November 19, 2013
Just over a year ago, the Perry County Board of Education voted to hire Jonathan Jett as the district’s interim superintendent, a position he took full time this past spring. In his first year on the job Jett has made some progress in the district, and though much of the evidence of this may not be obvious at this time and there may be more bumps along the road as his second year begins, it will be how Jett leads the district in overcoming those obstacles that determines whether or not Perry County Schools is heading in the right direction.
Jett didn’t come to the position of superintendent without some baggage. Punitive measures enforced by the Education Professional Standards Board in relation to alleged cheating on ACT tests a few years ago were well documented, and despite not administering the tests himself, as the district’s chief academic official at the time, the hammer fell hardest upon Jett. As a result, his certification was temporarily suspended and his ability to administer future testing was permanently revoked.
Be that as it may, the district has already seen improvement during the first 12 months of Jett’s taking over as superintendent, both in terms of assessment and community relations. Though failing to meet the statewide average, the district did increase its assessment standing from 8th percentile in the state in 2012 to the 37th percentile in one year’s time, an increase in its composite score from 46.2 to 53.1.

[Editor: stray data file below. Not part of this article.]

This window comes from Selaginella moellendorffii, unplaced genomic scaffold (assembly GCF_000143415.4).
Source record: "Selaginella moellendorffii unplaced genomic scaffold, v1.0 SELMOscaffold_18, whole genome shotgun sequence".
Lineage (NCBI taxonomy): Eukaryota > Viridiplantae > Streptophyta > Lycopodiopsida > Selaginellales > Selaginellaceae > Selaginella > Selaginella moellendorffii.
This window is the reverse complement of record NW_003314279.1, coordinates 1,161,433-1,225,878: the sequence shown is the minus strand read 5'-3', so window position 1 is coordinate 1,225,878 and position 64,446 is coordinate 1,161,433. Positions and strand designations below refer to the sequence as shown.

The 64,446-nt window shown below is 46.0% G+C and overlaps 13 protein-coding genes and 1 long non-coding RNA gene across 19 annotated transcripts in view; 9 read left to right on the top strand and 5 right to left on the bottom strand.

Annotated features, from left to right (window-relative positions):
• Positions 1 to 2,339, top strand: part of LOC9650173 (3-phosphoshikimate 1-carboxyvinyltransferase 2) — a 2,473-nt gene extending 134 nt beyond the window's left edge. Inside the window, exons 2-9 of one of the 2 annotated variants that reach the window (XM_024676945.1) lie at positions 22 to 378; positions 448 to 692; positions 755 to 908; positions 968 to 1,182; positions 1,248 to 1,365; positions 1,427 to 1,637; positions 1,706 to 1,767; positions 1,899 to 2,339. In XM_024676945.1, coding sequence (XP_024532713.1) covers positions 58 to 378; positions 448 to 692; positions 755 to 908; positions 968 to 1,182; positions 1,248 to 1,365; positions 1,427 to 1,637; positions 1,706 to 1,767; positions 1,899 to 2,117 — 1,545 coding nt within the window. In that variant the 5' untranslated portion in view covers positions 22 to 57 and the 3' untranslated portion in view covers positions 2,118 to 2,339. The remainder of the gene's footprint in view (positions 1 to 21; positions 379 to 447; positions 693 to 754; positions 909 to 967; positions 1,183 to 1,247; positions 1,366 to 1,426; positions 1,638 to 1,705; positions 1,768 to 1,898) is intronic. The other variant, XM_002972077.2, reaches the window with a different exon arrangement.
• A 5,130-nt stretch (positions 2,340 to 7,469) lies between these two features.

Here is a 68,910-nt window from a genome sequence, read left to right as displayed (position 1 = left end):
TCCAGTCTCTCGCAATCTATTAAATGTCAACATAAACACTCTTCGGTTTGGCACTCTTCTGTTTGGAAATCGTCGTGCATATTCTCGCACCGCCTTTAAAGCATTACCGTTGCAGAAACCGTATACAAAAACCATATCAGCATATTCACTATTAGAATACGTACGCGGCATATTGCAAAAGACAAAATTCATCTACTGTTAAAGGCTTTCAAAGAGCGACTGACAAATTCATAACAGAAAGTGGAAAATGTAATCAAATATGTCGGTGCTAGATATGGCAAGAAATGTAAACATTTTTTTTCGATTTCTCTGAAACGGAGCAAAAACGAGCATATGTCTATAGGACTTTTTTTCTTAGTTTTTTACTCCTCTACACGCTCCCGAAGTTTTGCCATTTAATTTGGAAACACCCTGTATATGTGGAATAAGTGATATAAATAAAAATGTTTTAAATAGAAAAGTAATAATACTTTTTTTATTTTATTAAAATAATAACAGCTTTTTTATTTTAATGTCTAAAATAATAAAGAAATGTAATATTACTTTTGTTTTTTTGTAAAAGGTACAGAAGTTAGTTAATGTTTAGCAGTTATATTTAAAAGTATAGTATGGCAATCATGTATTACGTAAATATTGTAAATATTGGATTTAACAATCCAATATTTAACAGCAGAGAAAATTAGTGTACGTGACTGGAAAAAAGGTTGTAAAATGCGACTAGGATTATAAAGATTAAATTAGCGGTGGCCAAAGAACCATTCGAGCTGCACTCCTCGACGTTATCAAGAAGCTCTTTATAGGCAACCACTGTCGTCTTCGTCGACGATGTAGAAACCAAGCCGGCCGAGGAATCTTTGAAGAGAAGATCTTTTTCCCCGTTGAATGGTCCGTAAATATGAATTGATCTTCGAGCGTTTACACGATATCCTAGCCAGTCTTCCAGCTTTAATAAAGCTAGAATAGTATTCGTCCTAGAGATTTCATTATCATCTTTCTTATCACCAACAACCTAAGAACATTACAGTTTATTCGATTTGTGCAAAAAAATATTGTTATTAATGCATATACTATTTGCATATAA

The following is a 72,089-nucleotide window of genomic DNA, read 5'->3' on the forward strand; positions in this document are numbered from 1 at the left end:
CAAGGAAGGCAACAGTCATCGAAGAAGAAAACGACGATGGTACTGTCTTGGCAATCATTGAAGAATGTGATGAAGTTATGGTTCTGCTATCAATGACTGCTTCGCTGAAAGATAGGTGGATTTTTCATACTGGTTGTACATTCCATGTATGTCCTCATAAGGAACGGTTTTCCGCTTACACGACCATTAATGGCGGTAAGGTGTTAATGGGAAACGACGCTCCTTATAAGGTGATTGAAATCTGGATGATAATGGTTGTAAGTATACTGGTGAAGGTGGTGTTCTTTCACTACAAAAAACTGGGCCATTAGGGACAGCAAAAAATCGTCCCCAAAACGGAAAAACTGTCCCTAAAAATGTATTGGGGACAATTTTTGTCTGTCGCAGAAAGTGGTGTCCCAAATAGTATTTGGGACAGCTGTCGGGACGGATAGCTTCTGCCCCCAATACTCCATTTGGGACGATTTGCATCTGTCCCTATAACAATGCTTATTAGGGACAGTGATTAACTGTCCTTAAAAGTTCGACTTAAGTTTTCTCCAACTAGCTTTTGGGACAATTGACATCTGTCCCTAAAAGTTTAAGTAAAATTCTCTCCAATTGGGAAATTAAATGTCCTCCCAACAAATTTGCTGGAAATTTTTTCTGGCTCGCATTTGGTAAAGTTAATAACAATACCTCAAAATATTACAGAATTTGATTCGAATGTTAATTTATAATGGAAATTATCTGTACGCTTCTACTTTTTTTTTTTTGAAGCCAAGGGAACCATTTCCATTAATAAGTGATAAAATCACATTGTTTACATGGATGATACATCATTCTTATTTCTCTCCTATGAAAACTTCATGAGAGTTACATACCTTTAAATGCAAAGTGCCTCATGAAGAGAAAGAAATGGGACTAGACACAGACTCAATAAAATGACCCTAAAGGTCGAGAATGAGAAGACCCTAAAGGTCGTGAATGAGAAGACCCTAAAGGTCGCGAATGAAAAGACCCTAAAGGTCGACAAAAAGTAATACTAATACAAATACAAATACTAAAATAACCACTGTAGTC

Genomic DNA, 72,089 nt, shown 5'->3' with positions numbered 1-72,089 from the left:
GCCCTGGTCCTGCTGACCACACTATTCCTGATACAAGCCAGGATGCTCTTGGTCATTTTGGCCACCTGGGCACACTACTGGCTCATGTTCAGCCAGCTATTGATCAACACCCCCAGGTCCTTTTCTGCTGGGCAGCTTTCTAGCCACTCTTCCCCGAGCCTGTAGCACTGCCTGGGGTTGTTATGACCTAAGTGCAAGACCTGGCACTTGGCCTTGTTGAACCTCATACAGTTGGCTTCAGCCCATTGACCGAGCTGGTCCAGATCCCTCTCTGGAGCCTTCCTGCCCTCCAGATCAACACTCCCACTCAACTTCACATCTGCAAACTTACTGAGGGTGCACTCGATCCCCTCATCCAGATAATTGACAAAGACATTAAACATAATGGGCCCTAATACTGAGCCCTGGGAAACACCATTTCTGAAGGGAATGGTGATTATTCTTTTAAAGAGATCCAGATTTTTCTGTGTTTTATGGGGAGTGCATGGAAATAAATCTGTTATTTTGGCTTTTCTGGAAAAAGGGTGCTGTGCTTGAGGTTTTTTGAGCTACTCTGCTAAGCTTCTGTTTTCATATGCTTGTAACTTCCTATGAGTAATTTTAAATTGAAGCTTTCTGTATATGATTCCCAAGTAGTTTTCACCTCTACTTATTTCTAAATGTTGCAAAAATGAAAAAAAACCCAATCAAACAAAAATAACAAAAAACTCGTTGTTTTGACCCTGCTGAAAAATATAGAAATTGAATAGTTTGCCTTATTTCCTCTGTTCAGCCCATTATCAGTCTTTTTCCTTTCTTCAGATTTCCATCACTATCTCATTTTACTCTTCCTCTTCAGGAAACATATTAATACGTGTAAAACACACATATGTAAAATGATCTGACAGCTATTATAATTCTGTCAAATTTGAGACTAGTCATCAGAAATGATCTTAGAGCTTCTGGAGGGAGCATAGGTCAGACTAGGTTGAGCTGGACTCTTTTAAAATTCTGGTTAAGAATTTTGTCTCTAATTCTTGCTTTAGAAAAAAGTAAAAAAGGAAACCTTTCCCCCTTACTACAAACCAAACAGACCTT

Perry Central, which is currently being led by a recovery team following its listing as a persistently low-achieving school prior to Jett’s assuming the role of superintendent, is one of the schools that he seen marked improvement under Jett’s administration, with its composite score jumping from 41.3 in 2012 to 55.3 in 2013.
Jett should also be commended for overseeing the rollout of the district’s “Bring Your Own Device” initiative, placing computer tablets in the hands of students in the county, one of the first initiatives of its kind in the region. In an age where funding for textbooks is being slashed, this initiative should be an adequate replacement for physical books, as students can download the same material to their tablet. This initiative is also introducing students to new technology, students who otherwise may not have had that opportunity.
Relations between the Perry County and Hazard Independent school districts have also vastly improved over the past 12 months. In March, the districts announced they would be jointly participating in an effort to increase students’ college and career readiness, something unheard of between the districts just a few years ago.
There are other things going on that we consider positives for the district, from the opening of East Perry Elementary to ongoing work to secure sites for two new schools to replace aging facilities out in the county. But certainly things are still early for Jett’s tenure and there have been some areas that might be viewed as stumbles.
The ultimate measure of Jett’s success, however, will not be the data state officials might pore over come assessment time or how many regional championships a basketball team might win, but rather the success and quality of the students who graduate from our schools. That should be the overwhelming focus of every employee in the Perry County School District, from the lowest paid employee to the superintendent himself. Otherwise we’re simply spinning our wheels, something we can no longer afford in today’s economic environment where an education could mean the difference between putting food on the table and not.
We think, based on past statements, Jett has this focus in mind. We hope focus on student achievement will continue. If it does, there is no reason why Perry County Schools can’t be a model for turnaround. But the proof, as they say, will be in the pudding.
— The Hazard Herald